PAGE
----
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Season-ticket scalpers chased from cyberspace by publicity

Hey there, time traveller!
This article was published 8/6/2011 (2267 days ago), so information in it may no longer be current.

Scalpers may have ducked their heads before being scalped themselves.

Whether you look at Kijiji, Craigslist or eBay, people who were advertising season tickets at exorbitant prices for Winnipeg's new NHL team have vanished from the websites.


In fact, when you look at these sites now, all you see are ads from people shut out from buying tickets who are still desperate to purchase them.

Scott Brown, a spokesman for True North Sports & Entertainment, the owners of the newly minted NHL hockey franchise, said all he knows is it wasn't True North that bodychecked the scalper ads off of cyberspace.

"I would suspect that it is due to the media coverage," Brown said Wednesday, referring to reports that there could be legal repercussions against scalpers.

"We didn't contact Kijiji or Craigslist or anyone. But we are monitoring the situation and collecting data."

Last week, True North opened up season-ticket sales by giving first crack to owners of corporate boxes and Manitoba Moose fans who had purchased either season tickets or mini-packs.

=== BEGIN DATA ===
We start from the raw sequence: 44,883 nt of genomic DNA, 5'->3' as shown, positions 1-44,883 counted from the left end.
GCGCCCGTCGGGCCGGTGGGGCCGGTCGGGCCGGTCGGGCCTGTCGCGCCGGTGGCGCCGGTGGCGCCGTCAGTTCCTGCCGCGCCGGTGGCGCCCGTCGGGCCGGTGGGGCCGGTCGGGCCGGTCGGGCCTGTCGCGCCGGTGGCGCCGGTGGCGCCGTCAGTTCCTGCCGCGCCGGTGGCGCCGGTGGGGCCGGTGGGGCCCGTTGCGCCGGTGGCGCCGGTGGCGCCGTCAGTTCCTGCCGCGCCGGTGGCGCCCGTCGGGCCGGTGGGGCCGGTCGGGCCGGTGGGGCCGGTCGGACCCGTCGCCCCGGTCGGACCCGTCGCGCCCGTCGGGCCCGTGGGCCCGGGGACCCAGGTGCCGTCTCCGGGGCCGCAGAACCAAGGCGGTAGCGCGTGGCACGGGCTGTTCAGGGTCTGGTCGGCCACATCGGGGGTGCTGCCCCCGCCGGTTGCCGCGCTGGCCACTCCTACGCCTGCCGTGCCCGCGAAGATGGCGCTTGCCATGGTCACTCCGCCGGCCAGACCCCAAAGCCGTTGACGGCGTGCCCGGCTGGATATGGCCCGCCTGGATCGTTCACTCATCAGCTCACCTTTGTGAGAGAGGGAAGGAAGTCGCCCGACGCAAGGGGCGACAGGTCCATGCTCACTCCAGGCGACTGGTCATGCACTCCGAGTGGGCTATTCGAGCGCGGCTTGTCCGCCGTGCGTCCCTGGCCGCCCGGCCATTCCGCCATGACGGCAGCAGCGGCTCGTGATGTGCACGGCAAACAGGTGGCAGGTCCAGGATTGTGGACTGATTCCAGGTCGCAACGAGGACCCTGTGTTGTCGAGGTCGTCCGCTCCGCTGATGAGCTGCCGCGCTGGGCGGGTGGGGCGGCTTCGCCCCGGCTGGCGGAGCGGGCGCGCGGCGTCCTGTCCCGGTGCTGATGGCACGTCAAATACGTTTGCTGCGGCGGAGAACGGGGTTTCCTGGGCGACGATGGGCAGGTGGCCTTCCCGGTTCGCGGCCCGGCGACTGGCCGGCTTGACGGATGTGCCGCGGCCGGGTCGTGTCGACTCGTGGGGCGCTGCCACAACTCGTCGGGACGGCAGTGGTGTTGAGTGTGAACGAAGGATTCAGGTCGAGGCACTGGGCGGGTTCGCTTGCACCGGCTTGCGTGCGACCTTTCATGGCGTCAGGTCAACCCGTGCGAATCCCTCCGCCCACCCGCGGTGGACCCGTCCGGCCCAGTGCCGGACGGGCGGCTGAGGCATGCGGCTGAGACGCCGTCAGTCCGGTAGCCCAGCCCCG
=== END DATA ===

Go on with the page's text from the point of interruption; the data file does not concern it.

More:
Then the company began selling season tickets to the public, but on Saturday, just 17 minutes after sales opened, the rest of the MTS Centre seats on sale were sold out.

Almost immediately, notices went up on various sites offering season tickets for sale far higher than the listed prices.

By Monday, True North had already cancelled some season-ticket orders from people who they would only say didn't want to agree to the terms set out on the website.

A spokeswoman for Craigslist said their site's content is monitored by the community itself.

"They were likely flagged off by our community," she said.

Spokespeople for eBay and Kijiji could not be reached for comment.

Winnipeg Police Service spokesman Const. Jason Michalyshen said trying to sell tickets for more than face value is illegal.

"Maybe they now realize that anyone who engages in that actually runs the risk of being fined," Michalyshen said. "We don't want to see consumers get victimized or be in actions that are fraudulent.

"It is the buyer-beware message."

Michalyshen said police are also prepared to patrol the area outside the MTS Centre before the puck drops on the first home game in Winnipeg looking for ticket scalpers.

But good news for the thousands of people who were able to put a deposit down on the right to buy a tickets: Brown says they're hoping to begin contacting people for final seat selection and payment options in the next week or two.

"It's a significant step in the process," said Brown.

Read more by Kevin Rollason.


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